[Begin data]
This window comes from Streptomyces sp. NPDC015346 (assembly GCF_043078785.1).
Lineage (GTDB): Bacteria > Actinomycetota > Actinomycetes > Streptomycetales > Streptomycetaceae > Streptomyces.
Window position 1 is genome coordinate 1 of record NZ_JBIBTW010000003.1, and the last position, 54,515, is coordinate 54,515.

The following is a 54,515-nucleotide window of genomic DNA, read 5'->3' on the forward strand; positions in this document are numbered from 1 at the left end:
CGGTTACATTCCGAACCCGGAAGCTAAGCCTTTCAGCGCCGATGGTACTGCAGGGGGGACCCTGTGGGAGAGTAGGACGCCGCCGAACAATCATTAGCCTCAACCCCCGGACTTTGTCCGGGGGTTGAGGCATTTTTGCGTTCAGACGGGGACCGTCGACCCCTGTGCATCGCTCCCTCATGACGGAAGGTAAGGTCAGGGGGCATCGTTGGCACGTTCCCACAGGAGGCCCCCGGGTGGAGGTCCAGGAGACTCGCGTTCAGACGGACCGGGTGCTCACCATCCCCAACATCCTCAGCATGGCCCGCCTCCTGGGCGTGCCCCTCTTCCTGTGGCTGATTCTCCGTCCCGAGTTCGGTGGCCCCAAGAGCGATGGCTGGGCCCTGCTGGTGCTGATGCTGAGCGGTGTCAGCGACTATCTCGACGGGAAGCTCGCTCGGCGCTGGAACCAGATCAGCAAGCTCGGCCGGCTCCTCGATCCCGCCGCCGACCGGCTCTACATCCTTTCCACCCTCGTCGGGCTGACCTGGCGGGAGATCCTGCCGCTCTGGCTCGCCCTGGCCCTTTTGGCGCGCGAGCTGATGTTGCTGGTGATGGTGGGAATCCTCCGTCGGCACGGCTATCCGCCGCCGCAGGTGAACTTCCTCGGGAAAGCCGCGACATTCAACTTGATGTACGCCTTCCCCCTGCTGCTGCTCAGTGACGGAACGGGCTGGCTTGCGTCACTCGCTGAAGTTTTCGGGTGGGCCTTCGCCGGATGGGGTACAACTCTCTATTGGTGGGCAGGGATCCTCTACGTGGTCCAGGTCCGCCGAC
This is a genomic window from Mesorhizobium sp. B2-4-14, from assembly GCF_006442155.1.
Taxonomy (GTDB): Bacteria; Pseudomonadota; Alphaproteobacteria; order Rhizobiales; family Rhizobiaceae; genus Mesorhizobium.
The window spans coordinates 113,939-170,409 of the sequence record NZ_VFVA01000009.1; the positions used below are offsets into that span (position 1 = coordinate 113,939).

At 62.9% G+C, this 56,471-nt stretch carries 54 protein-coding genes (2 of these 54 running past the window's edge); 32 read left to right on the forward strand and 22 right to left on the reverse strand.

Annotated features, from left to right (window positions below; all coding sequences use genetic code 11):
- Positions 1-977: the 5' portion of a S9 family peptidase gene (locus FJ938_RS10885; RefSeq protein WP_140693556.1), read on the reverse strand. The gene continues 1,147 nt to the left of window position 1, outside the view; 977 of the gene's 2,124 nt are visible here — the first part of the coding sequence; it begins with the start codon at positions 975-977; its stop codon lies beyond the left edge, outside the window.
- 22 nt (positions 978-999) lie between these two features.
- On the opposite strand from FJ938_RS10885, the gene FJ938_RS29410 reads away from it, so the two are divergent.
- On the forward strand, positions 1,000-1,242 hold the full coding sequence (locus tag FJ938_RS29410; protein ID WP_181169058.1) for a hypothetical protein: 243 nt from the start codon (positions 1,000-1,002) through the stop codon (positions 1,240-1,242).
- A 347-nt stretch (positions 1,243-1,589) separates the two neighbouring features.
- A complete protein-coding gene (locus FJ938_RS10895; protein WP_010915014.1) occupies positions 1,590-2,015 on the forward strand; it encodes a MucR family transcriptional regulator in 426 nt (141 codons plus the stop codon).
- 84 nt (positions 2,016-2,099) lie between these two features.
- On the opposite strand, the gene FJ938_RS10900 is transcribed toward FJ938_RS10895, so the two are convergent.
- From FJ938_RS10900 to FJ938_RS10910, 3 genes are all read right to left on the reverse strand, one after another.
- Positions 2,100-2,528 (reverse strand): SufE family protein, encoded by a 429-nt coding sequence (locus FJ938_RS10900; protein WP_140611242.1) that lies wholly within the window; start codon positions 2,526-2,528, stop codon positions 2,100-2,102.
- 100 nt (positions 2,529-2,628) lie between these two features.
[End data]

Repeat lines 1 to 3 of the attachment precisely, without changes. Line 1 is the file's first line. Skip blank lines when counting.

This window comes from Streptomyces sp. NPDC015346 (assembly GCF_043078785.1).
Lineage (GTDB): Bacteria > Actinomycetota > Actinomycetes > Streptomycetales > Streptomycetaceae > Streptomyces.
Window position 1 is genome coordinate 1 of record NZ_JBIBTW010000003.1, and the last position, 54,515, is coordinate 54,515.